When Brown talks about braving the wilderness, she is talking about the ability to confidently stand by your thoughts, actions and beliefs, regardless of whether you are alone in them. The key here is that if you are willing to brave the wilderness, you will find true belonging.

Braving the Wilderness Quotes & My Journey to True Authenticity - Brene Brown Quotes -

“Belonging is being accepted for you. Fitting in is being accepted for being like everyone else. If I get to be me, I belong. If I have to be like you, I fit in.” — Brené Brown

Braving the Wilderness reminded me that the feeling of acceptance starts with ourselves. One of the best parts of Brown’s book is her interview with Viola Davis. Davis shares her journey to true authenticity, how she braved the wilderness and what that looks like in her life today.

Personally, I think my journey to true authenticity has just begun, and I plan to share my journey on this blog and other social media channels. While I don’t ever want to focus on just the negative things in my life, I do want to pull back the lens more. I will look for more opportunities to show you all who I truly am, my real life, struggles, recent lessons learned and achievements. There are two main reasons I plan to share these things. First, to get more comfortable being myself. And second, to hopefully inspire someone else to live unapologetically.

I would love to hear your thoughts about authenticity and these Braving the Wilderness quotes. Do you think the increase of technology, social media and  advertisements make it harder to brave the wilderness today than in decades past? Do you have a favorite Braving the Wilderness quote?

Are you on a journey to true authenticity? Do you struggle with not wanting to hurt other people’s feeling like I do? Let’s chat in the comments and share some support for each other.

I’ll leave you with one last simple, but profound quote.

“It takes courage to open ourselves up to joy.” — Brené Brown


Sarah Camille


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Reflecting on 2016

Happy New Year everyone!

I truly hope 2017 brings you more peace,  happiness and opportunities to grow. I was reminded this morning of the quote below that I found on New Year’s Day 2015. It still rings true to me, so I thought it was worth sharing as I reflect on 2016.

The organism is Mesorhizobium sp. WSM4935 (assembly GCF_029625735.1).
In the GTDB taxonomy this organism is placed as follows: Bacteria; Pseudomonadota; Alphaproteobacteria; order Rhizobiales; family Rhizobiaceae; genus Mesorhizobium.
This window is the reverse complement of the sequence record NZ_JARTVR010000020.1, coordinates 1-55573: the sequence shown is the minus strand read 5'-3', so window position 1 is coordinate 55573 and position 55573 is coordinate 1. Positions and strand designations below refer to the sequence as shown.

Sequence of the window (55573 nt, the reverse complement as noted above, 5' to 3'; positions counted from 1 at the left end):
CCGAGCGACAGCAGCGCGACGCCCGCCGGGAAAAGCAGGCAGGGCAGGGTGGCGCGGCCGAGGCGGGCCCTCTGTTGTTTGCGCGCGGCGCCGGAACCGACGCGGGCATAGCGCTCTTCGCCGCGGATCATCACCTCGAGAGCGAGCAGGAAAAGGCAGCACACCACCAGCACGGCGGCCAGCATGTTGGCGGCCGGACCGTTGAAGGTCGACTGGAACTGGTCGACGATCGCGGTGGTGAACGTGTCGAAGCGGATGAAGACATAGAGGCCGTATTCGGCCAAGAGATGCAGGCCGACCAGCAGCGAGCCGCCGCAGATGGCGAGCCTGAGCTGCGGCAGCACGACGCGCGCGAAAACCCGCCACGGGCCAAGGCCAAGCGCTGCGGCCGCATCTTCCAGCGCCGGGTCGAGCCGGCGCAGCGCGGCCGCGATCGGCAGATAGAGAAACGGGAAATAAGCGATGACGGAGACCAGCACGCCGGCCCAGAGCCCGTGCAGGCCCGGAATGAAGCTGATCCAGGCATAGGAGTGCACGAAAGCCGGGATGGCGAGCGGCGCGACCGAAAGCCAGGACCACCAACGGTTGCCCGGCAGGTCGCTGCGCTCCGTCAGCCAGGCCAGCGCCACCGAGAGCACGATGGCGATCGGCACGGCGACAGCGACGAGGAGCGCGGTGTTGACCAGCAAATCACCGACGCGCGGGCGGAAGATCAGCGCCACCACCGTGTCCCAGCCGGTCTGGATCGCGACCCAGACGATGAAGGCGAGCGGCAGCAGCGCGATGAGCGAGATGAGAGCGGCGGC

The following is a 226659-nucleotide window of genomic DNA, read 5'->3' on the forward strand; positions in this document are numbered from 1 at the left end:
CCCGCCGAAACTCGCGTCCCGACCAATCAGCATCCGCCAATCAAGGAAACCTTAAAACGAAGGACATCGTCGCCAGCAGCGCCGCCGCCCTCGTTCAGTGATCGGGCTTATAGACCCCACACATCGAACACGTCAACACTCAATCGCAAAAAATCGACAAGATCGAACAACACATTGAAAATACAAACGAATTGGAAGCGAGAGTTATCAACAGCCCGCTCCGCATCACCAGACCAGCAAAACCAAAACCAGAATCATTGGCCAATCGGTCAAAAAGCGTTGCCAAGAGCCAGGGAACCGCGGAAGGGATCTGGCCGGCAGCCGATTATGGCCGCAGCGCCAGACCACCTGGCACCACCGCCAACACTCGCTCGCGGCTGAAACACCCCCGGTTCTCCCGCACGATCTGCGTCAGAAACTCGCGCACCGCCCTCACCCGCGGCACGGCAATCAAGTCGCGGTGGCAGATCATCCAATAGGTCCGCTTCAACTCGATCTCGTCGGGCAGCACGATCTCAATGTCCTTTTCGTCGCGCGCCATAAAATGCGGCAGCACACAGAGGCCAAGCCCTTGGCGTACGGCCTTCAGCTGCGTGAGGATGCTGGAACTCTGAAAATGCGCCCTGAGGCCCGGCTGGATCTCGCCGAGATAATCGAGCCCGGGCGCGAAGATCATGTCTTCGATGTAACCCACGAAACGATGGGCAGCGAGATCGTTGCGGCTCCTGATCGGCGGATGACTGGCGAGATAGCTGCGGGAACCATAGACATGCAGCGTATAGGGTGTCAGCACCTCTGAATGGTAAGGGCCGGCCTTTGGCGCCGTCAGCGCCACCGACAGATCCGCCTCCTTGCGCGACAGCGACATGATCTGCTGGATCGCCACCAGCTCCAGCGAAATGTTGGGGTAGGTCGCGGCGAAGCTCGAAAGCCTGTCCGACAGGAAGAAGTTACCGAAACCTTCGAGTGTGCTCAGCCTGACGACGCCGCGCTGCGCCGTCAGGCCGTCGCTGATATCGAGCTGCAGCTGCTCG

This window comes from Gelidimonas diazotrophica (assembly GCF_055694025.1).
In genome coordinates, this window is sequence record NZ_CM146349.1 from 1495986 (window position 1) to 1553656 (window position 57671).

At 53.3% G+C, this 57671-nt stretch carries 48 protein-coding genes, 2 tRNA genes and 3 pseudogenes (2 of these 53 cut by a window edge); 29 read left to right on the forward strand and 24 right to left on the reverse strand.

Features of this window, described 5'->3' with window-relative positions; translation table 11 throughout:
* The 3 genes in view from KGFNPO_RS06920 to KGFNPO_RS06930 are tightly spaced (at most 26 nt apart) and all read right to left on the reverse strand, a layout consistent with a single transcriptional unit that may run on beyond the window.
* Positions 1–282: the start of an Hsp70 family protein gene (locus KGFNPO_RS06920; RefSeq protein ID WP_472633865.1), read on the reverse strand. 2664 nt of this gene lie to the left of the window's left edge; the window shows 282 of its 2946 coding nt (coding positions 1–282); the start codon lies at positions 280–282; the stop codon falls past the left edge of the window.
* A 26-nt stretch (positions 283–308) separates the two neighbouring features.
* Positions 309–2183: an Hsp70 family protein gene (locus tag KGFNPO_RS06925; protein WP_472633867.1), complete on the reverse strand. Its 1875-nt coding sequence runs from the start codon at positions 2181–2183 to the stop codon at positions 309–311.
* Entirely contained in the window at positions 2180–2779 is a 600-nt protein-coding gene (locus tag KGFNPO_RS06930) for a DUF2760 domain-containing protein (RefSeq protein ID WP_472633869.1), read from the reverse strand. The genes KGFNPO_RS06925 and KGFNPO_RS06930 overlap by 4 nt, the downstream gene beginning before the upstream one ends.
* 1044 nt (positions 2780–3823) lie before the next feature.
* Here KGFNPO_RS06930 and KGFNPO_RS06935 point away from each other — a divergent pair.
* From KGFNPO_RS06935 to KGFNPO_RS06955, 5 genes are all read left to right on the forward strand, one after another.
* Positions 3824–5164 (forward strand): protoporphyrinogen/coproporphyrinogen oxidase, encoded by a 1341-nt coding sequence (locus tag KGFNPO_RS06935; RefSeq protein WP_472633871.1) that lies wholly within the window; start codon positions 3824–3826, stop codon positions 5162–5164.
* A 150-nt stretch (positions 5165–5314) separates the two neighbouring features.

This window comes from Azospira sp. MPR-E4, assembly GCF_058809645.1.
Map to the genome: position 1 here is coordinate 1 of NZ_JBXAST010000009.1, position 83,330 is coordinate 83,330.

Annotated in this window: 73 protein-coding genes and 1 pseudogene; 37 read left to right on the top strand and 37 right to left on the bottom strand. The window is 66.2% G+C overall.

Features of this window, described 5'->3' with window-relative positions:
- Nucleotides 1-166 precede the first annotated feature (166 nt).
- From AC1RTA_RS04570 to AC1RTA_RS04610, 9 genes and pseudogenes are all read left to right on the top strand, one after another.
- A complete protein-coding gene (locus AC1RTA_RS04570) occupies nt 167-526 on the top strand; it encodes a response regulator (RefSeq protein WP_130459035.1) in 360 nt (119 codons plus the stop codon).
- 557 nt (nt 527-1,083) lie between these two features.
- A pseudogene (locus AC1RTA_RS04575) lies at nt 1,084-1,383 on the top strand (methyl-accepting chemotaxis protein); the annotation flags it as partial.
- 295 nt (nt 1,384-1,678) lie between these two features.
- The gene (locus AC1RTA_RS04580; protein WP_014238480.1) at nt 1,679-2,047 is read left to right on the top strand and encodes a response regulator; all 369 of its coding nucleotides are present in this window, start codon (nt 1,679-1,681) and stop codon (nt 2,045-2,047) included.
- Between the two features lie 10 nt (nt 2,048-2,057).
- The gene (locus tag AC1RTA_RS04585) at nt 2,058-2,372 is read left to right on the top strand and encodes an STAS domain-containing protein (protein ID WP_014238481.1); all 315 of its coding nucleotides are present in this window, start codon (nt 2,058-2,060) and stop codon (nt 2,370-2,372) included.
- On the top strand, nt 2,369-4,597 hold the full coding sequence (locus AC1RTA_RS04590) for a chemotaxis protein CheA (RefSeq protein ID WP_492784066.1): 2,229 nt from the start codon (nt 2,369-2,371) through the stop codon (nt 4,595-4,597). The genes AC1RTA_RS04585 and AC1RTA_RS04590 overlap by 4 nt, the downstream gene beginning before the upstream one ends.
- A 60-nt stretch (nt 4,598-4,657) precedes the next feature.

Now that 2016 is over, I feel like it is time for me to take an inventory of my year and reflect on the highs and lows, the lessons I learned, the mistakes I made, the challenges I faced and the successes I celebrated.

For me 2016 felt like a roller coaster, with several ups and downs. My job situation presented the most challenges throughout the year and brought me a lot of stress and feelings of disappointment in my career. I was repeatedly feeling drained and uninspired at the end of the day. It was clear to me that I needed a change, but deciding what I wanted that to look like, looking for jobs and interviewing was stressful. Especially when your work environment leaves you feeling unaccomplished at the end of the day, it can be hard to feel motivated. And while I worked very hard to find a better work environment before the end of the year, I was unfortunately let go before my new job came to fruition. I was left feeling like the wind was taken out of my sails and the rug was swept out from under me by people who I thought were on my side.

It was very difficult and upsetting to me, but I knew I needed to regain confidence and momentum in order to end up in the better place I envisioned. I had been feverishly looking for a job for four months, and thankfully my hard work paid off — just two weeks after I was let go, I had a job offer in my hands. It was a whirlwind, and not something I would wish upon anyone. I am glad I started looking for a job when I did, but of course it was difficult to stomach being let go when I was repeatedly trying to keep my confidence high for job interviews. In hindsight, this experience taught me an important lesson about self-worth, showed me how many awesome people I have in my life to support me and made me realize how strong I can be in tough situations.